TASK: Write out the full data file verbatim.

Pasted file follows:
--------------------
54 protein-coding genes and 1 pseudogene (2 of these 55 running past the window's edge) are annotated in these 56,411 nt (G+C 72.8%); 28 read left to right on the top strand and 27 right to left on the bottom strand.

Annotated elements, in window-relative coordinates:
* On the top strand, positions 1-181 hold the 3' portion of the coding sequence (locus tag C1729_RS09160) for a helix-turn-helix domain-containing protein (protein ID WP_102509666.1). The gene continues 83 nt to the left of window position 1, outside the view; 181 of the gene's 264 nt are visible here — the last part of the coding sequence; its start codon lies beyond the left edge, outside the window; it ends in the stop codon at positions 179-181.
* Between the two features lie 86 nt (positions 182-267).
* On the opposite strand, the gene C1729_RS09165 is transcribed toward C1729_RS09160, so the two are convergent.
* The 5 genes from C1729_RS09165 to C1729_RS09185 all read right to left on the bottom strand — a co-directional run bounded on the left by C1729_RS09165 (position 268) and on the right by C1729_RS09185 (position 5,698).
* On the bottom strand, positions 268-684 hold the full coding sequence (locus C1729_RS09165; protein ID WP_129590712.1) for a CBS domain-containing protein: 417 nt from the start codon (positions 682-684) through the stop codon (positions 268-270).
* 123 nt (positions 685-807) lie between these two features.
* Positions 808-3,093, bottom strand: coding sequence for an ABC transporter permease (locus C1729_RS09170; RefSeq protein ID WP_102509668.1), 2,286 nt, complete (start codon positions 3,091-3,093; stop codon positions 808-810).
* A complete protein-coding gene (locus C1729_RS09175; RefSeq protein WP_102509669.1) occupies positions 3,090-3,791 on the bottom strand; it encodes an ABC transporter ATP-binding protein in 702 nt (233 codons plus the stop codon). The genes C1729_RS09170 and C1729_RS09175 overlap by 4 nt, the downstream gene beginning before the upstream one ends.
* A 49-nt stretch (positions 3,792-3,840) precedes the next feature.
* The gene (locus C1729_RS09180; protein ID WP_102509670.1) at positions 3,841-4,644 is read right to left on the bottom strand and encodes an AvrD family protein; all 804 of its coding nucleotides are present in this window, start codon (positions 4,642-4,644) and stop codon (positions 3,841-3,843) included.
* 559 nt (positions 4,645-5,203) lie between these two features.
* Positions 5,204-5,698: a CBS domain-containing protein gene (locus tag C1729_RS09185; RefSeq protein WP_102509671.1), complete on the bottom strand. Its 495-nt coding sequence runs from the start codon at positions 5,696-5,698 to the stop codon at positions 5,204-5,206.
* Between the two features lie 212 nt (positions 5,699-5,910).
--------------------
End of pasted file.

54 protein-coding genes and 1 pseudogene (2 of these 55 running past the window's edge) are annotated in these 56,411 nt (G+C 72.8%); 28 read left to right on the top strand and 27 right to left on the bottom strand.

Annotated elements, in window-relative coordinates:
* On the top strand, positions 1-181 hold the 3' portion of the coding sequence (locus tag C1729_RS09160) for a helix-turn-helix domain-containing protein (protein ID WP_102509666.1). The gene continues 83 nt to the left of window position 1, outside the view; 181 of the gene's 264 nt are visible here — the last part of the coding sequence; its start codon lies beyond the left edge, outside the window; it ends in the stop codon at positions 179-181.
* Between the two features lie 86 nt (positions 182-267).
* On the opposite strand, the gene C1729_RS09165 is transcribed toward C1729_RS09160, so the two are convergent.
* The 5 genes from C1729_RS09165 to C1729_RS09185 all read right to left on the bottom strand — a co-directional run bounded on the left by C1729_RS09165 (position 268) and on the right by C1729_RS09185 (position 5,698).
* On the bottom strand, positions 268-684 hold the full coding sequence (locus C1729_RS09165; protein ID WP_129590712.1) for a CBS domain-containing protein: 417 nt from the start codon (positions 682-684) through the stop codon (positions 268-270).
* 123 nt (positions 685-807) lie between these two features.
* Positions 808-3,093, bottom strand: coding sequence for an ABC transporter permease (locus C1729_RS09170; RefSeq protein ID WP_102509668.1), 2,286 nt, complete (start codon positions 3,091-3,093; stop codon positions 808-810).
* A complete protein-coding gene (locus C1729_RS09175; RefSeq protein WP_102509669.1) occupies positions 3,090-3,791 on the bottom strand; it encodes an ABC transporter ATP-binding protein in 702 nt (233 codons plus the stop codon). The genes C1729_RS09170 and C1729_RS09175 overlap by 4 nt, the downstream gene beginning before the upstream one ends.
* A 49-nt stretch (positions 3,792-3,840) precedes the next feature.
* The gene (locus C1729_RS09180; protein ID WP_102509670.1) at positions 3,841-4,644 is read right to left on the bottom strand and encodes an AvrD family protein; all 804 of its coding nucleotides are present in this window, start codon (positions 4,642-4,644) and stop codon (positions 3,841-3,843) included.
* 559 nt (positions 4,645-5,203) lie between these two features.
* Positions 5,204-5,698: a CBS domain-containing protein gene (locus tag C1729_RS09185; RefSeq protein WP_102509671.1), complete on the bottom strand. Its 495-nt coding sequence runs from the start codon at positions 5,696-5,698 to the stop codon at positions 5,204-5,206.
* Between the two features lie 212 nt (positions 5,699-5,910).